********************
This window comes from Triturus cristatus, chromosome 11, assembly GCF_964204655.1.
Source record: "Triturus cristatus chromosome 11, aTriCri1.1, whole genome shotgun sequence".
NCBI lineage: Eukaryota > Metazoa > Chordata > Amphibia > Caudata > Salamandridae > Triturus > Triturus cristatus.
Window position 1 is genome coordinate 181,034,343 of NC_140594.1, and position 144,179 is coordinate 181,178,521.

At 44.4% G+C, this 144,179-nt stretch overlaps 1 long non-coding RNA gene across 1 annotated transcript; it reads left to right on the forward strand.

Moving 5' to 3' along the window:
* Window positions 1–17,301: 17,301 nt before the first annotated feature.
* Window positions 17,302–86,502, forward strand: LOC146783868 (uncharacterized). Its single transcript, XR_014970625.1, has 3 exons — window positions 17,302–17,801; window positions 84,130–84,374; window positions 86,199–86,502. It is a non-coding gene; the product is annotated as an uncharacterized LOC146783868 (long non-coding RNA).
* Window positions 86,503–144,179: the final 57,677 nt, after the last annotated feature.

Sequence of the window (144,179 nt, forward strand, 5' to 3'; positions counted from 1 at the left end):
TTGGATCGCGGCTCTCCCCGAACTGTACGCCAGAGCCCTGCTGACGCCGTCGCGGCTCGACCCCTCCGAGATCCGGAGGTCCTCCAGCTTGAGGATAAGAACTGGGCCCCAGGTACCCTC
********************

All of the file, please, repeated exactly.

This window comes from Triturus cristatus, chromosome 11, assembly GCF_964204655.1.
Source record: "Triturus cristatus chromosome 11, aTriCri1.1, whole genome shotgun sequence".
NCBI lineage: Eukaryota > Metazoa > Chordata > Amphibia > Caudata > Salamandridae > Triturus > Triturus cristatus.
Window position 1 is genome coordinate 181,034,343 of NC_140594.1, and position 144,179 is coordinate 181,178,521.

At 44.4% G+C, this 144,179-nt stretch overlaps 1 long non-coding RNA gene across 1 annotated transcript; it reads left to right on the forward strand.

Moving 5' to 3' along the window:
* Window positions 1–17,301: 17,301 nt before the first annotated feature.
* Window positions 17,302–86,502, forward strand: LOC146783868 (uncharacterized). Its single transcript, XR_014970625.1, has 3 exons — window positions 17,302–17,801; window positions 84,130–84,374; window positions 86,199–86,502. It is a non-coding gene; the product is annotated as an uncharacterized LOC146783868 (long non-coding RNA).
* Window positions 86,503–144,179: the final 57,677 nt, after the last annotated feature.

Sequence of the window (144,179 nt, forward strand, 5' to 3'; positions counted from 1 at the left end):
TTGGATCGCGGCTCTCCCCGAACTGTACGCCAGAGCCCTGCTGACGCCGTCGCGGCTCGACCCCTCCGAGATCCGGAGGTCCTCCAGCTTGAGGATAAGAACTGGGCCCCAGGTACCCTC